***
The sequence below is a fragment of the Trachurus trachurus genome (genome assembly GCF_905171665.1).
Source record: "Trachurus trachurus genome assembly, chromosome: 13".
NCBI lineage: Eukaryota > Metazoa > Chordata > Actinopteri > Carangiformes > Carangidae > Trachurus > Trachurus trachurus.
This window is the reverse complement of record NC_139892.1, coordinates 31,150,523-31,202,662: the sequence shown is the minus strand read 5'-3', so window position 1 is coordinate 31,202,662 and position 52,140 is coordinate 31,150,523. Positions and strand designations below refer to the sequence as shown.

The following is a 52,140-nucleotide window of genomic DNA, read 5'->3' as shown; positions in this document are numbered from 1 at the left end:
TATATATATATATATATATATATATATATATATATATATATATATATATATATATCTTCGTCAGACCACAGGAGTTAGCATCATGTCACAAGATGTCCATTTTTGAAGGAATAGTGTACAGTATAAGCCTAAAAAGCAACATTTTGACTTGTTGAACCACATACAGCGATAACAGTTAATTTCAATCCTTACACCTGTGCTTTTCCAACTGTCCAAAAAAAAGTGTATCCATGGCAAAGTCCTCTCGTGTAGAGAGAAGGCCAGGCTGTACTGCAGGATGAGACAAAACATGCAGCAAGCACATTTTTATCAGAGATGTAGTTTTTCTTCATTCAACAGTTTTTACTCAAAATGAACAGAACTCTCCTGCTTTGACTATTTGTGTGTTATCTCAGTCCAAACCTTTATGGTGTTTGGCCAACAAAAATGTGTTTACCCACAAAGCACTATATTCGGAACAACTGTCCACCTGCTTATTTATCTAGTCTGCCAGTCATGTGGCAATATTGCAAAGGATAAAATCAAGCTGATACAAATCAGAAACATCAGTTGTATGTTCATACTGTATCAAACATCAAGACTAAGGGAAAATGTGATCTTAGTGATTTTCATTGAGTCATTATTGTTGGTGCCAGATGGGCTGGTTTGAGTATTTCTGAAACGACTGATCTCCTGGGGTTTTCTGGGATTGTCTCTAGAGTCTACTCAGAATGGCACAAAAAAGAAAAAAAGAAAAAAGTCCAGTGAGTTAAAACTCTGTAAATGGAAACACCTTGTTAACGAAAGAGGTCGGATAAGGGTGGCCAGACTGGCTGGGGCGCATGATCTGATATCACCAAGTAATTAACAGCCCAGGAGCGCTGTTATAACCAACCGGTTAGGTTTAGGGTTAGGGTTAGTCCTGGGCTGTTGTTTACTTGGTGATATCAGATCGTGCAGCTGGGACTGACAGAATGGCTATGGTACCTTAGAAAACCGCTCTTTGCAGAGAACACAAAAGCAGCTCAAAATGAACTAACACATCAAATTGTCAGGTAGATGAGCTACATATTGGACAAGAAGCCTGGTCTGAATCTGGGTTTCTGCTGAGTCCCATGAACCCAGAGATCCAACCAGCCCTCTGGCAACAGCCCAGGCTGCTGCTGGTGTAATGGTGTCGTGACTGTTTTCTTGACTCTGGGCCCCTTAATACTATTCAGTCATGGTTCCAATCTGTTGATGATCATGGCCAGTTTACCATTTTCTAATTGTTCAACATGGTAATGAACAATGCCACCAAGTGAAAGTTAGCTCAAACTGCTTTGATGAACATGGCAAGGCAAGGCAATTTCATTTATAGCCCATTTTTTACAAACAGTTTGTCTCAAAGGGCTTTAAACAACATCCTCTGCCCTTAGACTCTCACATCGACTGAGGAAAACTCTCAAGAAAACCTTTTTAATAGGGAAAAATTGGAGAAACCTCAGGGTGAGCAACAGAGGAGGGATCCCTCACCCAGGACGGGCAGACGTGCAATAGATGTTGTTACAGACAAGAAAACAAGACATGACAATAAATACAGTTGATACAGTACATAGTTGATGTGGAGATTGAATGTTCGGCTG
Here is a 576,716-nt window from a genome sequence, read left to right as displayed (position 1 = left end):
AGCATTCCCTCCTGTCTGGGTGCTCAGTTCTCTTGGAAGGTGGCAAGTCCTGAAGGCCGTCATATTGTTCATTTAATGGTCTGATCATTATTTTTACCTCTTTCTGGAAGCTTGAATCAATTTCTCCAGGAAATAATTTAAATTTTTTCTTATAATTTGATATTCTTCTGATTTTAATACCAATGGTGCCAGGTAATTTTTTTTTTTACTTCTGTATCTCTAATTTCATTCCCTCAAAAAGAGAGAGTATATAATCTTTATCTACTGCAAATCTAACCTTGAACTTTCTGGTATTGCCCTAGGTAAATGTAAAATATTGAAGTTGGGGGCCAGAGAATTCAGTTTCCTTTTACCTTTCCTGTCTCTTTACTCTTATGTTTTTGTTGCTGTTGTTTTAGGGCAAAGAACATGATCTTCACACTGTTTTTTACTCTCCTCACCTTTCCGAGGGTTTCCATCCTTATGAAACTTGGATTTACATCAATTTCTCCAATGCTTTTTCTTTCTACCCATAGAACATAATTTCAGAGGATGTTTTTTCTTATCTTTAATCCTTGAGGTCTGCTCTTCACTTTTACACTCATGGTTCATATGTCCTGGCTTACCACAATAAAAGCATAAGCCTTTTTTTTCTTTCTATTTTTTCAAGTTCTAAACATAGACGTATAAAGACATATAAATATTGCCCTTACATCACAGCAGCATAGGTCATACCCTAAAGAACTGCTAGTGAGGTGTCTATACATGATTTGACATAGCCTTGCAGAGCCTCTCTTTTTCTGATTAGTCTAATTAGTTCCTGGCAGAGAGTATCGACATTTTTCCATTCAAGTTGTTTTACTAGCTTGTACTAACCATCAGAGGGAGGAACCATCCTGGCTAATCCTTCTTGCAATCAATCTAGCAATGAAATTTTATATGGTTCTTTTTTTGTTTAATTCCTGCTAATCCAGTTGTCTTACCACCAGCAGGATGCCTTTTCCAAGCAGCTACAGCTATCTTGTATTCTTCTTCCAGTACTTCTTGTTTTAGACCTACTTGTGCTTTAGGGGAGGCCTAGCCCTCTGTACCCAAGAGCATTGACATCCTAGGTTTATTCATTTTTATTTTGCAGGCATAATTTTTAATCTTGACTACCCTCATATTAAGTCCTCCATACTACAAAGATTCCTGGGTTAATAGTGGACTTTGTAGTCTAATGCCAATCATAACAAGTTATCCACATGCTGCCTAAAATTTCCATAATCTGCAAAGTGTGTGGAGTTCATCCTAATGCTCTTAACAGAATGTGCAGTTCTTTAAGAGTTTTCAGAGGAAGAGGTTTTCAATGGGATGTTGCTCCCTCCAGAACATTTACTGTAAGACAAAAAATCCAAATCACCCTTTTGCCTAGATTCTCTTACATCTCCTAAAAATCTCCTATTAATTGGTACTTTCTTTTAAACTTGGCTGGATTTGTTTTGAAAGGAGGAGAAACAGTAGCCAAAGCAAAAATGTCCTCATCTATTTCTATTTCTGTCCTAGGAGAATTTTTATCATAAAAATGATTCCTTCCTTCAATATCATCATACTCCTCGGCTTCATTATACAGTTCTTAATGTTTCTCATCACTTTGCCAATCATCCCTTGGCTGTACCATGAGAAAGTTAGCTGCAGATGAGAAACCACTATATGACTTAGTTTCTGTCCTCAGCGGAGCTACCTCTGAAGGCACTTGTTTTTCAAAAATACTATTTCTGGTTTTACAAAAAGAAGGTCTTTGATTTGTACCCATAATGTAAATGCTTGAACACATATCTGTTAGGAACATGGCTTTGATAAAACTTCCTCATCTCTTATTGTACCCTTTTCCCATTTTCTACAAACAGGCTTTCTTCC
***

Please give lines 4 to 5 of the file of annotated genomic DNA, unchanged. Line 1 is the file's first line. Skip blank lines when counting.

This window is the reverse complement of record NC_139892.1, coordinates 31,150,523-31,202,662: the sequence shown is the minus strand read 5'-3', so window position 1 is coordinate 31,202,662 and position 52,140 is coordinate 31,150,523. Positions and strand designations below refer to the sequence as shown.

The following is a 52,140-nucleotide window of genomic DNA, read 5'->3' as shown; positions in this document are numbered from 1 at the left end: